October 09, 2006

Corresponding Editor Ricki Lewis
The Nutrigenetics War - Science vs Semantics

It sounds like a great idea. Extrapolate population-based gene/health biomarker links to the average consumer. Specifically, offer to match variants in DNA collected on a painless inside-the-cheek swab to “dietary and lifestyle” suggestions that just may include the purchase of personalized (and pricey) dietary supplements.

What’s the catch? After all, scientific support for gene-diet/lifestyle connections is robust. But what is curiously lacking, as far as I, the CDC, FTC, FDA, and who knows how many others can see, is investigation of the validity of applying pooled population health data to individuals. Consider an example: researchers genotyped 266 white women with breast cancer from western New York for the manganese superoxide dismutase gene, and compared them to age and neighborhood-matched healthy controls, also noting whether each woman ate a lot of fruits and vegetables or didn’t (1). For premenopausal women, having two copies of the “A” allele tracked with heightened breast cancer risk, but mostly only if they ate less than the median level of veggies. Does this mean that a black woman from Peoria with the same genotype should eat buckets of carrots to fight oxidation in her cells? That’s perhaps an exaggeration, but the gist of nutrigenetics.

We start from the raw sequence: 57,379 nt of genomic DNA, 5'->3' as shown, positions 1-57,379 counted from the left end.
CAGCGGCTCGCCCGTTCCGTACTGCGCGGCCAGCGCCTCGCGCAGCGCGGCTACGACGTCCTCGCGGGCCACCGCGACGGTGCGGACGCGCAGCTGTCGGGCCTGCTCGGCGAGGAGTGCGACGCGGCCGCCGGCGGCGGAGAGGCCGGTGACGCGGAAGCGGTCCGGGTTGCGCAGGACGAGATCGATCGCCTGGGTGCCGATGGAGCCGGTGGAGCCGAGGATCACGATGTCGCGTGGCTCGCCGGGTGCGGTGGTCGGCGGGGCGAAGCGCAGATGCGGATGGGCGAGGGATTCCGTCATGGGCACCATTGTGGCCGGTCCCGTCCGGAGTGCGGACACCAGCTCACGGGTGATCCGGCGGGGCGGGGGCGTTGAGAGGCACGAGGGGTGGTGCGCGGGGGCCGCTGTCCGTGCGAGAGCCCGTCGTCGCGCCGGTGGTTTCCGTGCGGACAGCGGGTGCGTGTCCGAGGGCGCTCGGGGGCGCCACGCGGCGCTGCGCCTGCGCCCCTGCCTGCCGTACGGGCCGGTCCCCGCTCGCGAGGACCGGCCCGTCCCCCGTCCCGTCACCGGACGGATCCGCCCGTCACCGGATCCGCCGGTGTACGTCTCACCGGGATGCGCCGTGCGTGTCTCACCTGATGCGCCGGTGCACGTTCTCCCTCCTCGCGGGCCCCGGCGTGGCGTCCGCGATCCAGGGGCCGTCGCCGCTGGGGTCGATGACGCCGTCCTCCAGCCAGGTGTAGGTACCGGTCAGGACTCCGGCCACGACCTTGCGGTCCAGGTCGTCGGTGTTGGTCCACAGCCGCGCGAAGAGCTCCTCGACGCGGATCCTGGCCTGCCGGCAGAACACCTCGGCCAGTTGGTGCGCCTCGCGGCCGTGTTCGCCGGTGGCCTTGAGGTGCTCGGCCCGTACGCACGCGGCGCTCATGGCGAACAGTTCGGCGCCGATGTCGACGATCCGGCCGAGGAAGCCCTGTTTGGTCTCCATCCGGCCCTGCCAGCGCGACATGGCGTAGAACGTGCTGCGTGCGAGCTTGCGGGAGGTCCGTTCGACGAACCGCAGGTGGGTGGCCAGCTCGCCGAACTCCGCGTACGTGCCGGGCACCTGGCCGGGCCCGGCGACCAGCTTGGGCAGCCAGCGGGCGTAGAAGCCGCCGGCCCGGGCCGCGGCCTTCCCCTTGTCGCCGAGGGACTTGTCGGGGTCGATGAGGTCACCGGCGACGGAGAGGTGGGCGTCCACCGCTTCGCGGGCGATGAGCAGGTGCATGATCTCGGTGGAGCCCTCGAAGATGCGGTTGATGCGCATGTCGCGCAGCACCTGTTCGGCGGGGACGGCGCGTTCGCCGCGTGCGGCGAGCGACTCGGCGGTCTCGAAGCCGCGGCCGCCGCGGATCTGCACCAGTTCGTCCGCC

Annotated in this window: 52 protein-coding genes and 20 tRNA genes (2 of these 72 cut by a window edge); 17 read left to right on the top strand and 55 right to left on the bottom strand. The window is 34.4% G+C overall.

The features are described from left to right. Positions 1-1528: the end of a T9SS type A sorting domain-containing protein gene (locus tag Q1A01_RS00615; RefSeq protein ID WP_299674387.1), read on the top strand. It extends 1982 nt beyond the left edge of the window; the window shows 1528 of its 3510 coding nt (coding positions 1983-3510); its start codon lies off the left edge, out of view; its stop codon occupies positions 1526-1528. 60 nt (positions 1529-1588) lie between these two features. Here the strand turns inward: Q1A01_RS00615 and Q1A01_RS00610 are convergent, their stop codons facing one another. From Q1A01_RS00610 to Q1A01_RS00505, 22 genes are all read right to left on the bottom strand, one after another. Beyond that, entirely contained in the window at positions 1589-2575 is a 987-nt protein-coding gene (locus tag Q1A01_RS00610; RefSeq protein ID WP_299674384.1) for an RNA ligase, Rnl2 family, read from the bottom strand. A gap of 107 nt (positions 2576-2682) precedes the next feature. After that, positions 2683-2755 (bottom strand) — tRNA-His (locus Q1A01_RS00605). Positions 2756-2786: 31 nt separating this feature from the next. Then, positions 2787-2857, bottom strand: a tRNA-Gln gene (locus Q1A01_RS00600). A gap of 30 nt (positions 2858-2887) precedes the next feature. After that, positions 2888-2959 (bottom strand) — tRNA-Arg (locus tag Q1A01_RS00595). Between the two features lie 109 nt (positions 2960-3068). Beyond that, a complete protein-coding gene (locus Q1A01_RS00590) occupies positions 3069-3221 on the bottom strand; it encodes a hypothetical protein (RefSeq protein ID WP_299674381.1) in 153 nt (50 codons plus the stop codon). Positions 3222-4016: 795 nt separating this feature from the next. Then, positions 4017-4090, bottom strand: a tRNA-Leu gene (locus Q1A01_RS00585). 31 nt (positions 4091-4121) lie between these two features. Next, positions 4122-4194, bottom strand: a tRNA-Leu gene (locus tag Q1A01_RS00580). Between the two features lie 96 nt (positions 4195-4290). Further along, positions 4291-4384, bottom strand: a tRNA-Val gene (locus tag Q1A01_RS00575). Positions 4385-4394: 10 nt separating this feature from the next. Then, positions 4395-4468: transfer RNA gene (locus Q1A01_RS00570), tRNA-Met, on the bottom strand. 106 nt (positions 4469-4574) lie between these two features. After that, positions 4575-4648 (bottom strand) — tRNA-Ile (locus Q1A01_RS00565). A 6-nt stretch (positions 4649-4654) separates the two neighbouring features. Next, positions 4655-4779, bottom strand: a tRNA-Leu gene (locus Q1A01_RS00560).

Concerned that web-based marketing of such nutrigenetic tests to a less-than-science-savvy public is outpacing rigorous scrutiny of the premise, the Government Accountability Office (GAO) set up a sting operation. The results were reported at a hearing of the Senate Special Committee on Aging on July 27, and in a summary document [big PDF suitable for framing here].

The GAO Experiment